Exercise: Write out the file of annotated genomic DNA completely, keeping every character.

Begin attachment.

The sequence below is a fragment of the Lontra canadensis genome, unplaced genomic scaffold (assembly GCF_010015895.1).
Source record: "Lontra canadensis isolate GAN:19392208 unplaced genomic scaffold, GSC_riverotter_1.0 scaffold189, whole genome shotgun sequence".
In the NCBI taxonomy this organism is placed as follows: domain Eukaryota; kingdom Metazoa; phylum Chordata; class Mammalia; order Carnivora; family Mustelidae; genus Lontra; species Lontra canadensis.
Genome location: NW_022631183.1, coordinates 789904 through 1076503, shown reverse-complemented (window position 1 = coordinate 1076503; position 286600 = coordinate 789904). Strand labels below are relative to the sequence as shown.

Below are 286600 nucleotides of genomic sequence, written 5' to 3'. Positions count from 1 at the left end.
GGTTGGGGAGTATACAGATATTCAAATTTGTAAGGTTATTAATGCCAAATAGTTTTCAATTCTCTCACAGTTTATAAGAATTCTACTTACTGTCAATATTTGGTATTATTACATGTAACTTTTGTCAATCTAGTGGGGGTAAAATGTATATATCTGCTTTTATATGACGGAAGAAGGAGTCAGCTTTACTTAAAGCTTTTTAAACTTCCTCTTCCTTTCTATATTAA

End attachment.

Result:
The sequence below is a fragment of the Lontra canadensis genome, unplaced genomic scaffold (assembly GCF_010015895.1).
Source record: "Lontra canadensis isolate GAN:19392208 unplaced genomic scaffold, GSC_riverotter_1.0 scaffold189, whole genome shotgun sequence".
In the NCBI taxonomy this organism is placed as follows: domain Eukaryota; kingdom Metazoa; phylum Chordata; class Mammalia; order Carnivora; family Mustelidae; genus Lontra; species Lontra canadensis.
Genome location: NW_022631183.1, coordinates 789904 through 1076503, shown reverse-complemented (window position 1 = coordinate 1076503; position 286600 = coordinate 789904). Strand labels below are relative to the sequence as shown.

Below are 286600 nucleotides of genomic sequence, written 5' to 3'. Positions count from 1 at the left end.
GGTTGGGGAGTATACAGATATTCAAATTTGTAAGGTTATTAATGCCAAATAGTTTTCAATTCTCTCACAGTTTATAAGAATTCTACTTACTGTCAATATTTGGTATTATTACATGTAACTTTTGTCAATCTAGTGGGGGTAAAATGTATATATCTGCTTTTATATGACGGAAGAAGGAGTCAGCTTTACTTAAAGCTTTTTAAACTTCCTCTTCCTTTCTATATTAA